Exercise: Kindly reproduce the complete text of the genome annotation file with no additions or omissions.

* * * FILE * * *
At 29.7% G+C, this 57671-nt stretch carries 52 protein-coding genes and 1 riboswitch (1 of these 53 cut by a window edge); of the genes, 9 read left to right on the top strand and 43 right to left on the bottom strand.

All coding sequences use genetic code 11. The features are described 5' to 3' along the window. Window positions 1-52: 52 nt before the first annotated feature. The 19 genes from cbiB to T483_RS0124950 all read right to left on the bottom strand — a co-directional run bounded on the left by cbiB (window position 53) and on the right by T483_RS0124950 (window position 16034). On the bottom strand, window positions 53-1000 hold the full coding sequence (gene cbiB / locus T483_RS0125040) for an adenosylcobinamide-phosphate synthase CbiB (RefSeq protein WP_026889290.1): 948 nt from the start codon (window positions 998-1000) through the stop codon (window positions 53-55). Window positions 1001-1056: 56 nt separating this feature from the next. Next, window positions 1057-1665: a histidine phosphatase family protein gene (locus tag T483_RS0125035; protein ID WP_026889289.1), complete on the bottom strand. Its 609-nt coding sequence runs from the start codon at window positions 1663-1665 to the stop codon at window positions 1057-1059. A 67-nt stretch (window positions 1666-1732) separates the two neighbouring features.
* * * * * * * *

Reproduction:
At 29.7% G+C, this 57671-nt stretch carries 52 protein-coding genes and 1 riboswitch (1 of these 53 cut by a window edge); of the genes, 9 read left to right on the top strand and 43 right to left on the bottom strand.

All coding sequences use genetic code 11. The features are described 5' to 3' along the window. Window positions 1-52: 52 nt before the first annotated feature. The 19 genes from cbiB to T483_RS0124950 all read right to left on the bottom strand — a co-directional run bounded on the left by cbiB (window position 53) and on the right by T483_RS0124950 (window position 16034). On the bottom strand, window positions 53-1000 hold the full coding sequence (gene cbiB / locus T483_RS0125040) for an adenosylcobinamide-phosphate synthase CbiB (RefSeq protein WP_026889290.1): 948 nt from the start codon (window positions 998-1000) through the stop codon (window positions 53-55). Window positions 1001-1056: 56 nt separating this feature from the next. Next, window positions 1057-1665: a histidine phosphatase family protein gene (locus tag T483_RS0125035; protein ID WP_026889289.1), complete on the bottom strand. Its 609-nt coding sequence runs from the start codon at window positions 1663-1665 to the stop codon at window positions 1057-1059. A 67-nt stretch (window positions 1666-1732) separates the two neighbouring features.